Nuclear Politics in America
A History and Theory of Government Regulation
Robert J. Duffy
Winner: Lynton Caldwell Award
Choice Outstanding Title
“Duffy’s careful scholarship is fair to both proponents and opponents of nuclear power. By far the best book on the politics of nuclear power.’”
“Duffy’s focus on federal government policy making has produced a clear, well-structured study and intelligent reflections on the nature of regulatory politics.”
—Journal of American HistorySee all reviews...
“A well-written survey that effectively places the debate over nuclear power in the context of major changes in U.S. politics and society since World War II. I found Duffy’s discussions of the demise of the Atomic Energy Commission and the Joint Committee on Atomic Energy particularly valuable.”
—J. Samuel Walker, author of Containing the Atom: Nuclear Regulation in a Changing Environment, 1963–1971
“A rich account of how an important regulatory policy changed during the 1970s. Among the many virtues of this book is its careful attention to the philosophical and institutional dimensions of the politics of nuclear power. Duffy describes critical developments in regulatory policy skillfully; more important, he sheds light on how ideas and institutional arrangements govern political reform in the United States.”
—Sidney M. Milkis, coauthor of The Politics of Regulatory Change
“A valuable study of the evolution of nuclear power as an issue area during the past four decades. Well-researched, nicely written, and firmly grounded in the theoretical literature, it is likely to be adopted for many courses on environmental politics, bureaucracy, and public policymaking generally.”
—Christopher J. Bosso, author of Pesticides and Politics
“Duffy does a tremendous job of weaving the analytical and descriptive material. A masterly addition to the literature on policymaking, agenda-setting, and political change in America.”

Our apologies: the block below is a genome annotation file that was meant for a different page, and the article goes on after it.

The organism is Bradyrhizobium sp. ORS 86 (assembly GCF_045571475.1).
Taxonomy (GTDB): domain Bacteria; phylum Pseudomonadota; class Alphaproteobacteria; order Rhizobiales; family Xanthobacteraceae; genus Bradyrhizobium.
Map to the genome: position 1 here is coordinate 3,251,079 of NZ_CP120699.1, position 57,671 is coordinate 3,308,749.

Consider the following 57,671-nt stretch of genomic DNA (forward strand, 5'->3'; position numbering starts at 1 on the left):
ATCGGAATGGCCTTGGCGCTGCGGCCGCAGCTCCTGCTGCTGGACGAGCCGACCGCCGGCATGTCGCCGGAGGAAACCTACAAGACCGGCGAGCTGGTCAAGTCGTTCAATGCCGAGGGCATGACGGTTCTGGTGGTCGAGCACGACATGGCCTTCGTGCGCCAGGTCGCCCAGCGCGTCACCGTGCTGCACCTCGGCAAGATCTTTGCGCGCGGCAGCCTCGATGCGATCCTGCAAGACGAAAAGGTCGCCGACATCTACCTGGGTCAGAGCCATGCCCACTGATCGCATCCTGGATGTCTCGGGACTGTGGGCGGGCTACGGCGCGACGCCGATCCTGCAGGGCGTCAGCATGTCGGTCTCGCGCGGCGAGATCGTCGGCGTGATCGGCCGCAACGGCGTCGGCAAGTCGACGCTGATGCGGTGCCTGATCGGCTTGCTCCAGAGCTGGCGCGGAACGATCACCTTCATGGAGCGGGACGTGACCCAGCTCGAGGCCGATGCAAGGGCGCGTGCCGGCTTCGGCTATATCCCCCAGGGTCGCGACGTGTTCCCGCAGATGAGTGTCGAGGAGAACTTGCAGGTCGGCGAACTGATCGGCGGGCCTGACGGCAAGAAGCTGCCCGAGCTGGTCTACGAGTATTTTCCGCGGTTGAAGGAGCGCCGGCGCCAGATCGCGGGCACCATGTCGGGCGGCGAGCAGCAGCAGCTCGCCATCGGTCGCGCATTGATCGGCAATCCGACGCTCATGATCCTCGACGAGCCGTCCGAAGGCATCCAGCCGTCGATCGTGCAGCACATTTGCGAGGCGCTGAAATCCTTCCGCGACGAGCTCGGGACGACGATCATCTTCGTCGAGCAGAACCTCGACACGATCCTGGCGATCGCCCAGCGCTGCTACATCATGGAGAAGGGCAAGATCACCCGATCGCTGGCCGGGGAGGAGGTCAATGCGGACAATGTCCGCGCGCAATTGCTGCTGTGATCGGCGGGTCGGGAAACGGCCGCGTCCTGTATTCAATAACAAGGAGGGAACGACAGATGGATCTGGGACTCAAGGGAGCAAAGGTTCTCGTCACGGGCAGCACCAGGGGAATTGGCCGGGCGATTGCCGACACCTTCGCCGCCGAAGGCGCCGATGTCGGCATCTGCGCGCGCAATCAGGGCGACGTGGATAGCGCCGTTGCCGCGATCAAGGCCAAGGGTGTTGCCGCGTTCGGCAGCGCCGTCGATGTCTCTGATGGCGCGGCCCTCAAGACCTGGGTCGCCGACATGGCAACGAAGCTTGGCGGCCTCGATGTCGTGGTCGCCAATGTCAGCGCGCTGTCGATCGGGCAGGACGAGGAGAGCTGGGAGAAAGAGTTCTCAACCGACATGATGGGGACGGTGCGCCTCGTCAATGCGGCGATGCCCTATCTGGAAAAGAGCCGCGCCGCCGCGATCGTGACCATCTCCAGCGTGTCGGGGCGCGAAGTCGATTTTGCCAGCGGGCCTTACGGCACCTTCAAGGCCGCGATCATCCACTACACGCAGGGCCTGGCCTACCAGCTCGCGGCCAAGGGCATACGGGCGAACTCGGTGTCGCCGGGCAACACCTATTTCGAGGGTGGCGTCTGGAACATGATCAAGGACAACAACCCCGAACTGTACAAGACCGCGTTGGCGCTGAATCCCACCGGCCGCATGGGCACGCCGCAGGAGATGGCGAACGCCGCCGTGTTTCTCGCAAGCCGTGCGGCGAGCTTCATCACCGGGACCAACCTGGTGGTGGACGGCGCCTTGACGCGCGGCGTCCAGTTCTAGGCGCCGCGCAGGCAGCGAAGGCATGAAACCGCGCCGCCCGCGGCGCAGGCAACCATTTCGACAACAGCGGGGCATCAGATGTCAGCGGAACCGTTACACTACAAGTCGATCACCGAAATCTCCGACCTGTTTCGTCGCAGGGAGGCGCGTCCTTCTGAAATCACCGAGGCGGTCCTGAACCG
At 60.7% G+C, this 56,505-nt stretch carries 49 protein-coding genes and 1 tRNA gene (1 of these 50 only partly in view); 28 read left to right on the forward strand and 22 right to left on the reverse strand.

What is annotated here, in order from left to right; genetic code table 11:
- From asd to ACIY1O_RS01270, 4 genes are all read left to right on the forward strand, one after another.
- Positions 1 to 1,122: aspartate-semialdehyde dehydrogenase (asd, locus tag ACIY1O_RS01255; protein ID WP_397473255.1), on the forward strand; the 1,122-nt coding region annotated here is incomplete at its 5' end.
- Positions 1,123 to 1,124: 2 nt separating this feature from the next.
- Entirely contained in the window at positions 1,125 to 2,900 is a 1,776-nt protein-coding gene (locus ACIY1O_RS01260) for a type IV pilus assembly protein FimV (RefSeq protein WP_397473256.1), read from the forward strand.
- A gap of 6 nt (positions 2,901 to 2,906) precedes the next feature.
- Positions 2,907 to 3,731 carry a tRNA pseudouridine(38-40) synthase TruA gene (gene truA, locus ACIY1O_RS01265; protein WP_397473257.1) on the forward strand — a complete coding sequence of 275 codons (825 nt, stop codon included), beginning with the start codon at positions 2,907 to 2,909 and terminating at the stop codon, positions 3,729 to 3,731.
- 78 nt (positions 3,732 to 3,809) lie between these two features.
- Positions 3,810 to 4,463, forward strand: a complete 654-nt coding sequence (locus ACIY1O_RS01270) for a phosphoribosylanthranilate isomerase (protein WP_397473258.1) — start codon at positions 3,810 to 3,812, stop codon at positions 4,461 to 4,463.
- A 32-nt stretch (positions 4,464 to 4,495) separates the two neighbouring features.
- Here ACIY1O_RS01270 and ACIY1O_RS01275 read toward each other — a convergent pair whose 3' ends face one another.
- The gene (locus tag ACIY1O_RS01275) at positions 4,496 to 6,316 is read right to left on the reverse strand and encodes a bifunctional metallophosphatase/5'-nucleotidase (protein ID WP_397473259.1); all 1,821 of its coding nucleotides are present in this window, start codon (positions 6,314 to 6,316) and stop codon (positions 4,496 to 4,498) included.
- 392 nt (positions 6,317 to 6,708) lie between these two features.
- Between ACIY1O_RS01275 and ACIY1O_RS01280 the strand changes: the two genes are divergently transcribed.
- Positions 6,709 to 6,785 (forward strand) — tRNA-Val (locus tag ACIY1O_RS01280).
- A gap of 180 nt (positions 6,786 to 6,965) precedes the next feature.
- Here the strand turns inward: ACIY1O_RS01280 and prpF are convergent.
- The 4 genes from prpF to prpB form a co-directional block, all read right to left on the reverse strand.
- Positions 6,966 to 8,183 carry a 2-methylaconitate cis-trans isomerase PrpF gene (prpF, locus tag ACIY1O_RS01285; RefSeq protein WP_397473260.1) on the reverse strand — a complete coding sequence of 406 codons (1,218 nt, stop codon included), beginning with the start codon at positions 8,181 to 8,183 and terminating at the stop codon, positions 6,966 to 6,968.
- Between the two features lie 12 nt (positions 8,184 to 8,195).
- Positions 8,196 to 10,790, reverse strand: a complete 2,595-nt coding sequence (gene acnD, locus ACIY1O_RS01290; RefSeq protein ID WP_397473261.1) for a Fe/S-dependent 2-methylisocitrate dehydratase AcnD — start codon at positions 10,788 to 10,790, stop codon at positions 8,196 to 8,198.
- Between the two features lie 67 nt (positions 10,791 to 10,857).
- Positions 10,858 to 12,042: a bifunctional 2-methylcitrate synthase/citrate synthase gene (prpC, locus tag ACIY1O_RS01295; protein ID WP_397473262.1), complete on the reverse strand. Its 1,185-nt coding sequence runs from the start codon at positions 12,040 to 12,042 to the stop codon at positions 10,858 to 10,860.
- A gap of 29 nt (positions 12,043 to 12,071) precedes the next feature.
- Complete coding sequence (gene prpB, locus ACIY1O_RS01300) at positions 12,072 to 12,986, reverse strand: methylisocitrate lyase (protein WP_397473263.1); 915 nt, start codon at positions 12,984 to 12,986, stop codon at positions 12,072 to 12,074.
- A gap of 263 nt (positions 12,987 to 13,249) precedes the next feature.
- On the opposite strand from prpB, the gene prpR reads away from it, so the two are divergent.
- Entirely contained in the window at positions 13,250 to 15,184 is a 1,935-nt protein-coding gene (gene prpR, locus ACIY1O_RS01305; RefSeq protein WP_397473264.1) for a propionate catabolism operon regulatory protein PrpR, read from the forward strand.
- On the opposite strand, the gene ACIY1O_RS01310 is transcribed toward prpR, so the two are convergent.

—Frank Baumgartner, author of Agendas and Instability in American PoliticsSee fewer reviews...
The promise and peril of nuclear power have been a preoccupation of the modern age. Though the nuclear industry has witnessed periods of expansion and retrenchment, there are now more than one hundred nuclear reactors providing America with almost a quarter of its electrical power.
Robert Duffy now examines the politics of nuclear power over the last fifty years, relating broad trends in American politics to changes in the regulation of the nuclear industry to show how federal policies in this area have been made, implemented, and altered. He weaves a discussion of institutional change in all three branches of government into a study of agenda-setting, regulatory reform, and "subgovernment" politics, demonstrating how these forces combined to create policy change in this important area of public policy.
Duffy's work traces nuclear politics from the creation of a powerful subgovernment through the public lobby reforms of the late 1960s and early 1970s and the deregulatory backlash of the Reagan years. He demonstrates that while policies did change in the 1970s, they did not change as much as other accounts have suggested, and that the industry continued to receive considerable federal support. The book is particularly significant for extending the discussion of nuclear policy through the Bush and Clinton years, including the controversy over waste disposal, new licensing procedures enacted in the 1992 Amendments to the Atomic Energy Act, and the effects of deregulation of electric utilities.
By providing both a description of the transformation of this policy community and an analysis of how regulatory change occurs, Nuclear Politics in America offers a new and important view of policymaking in America.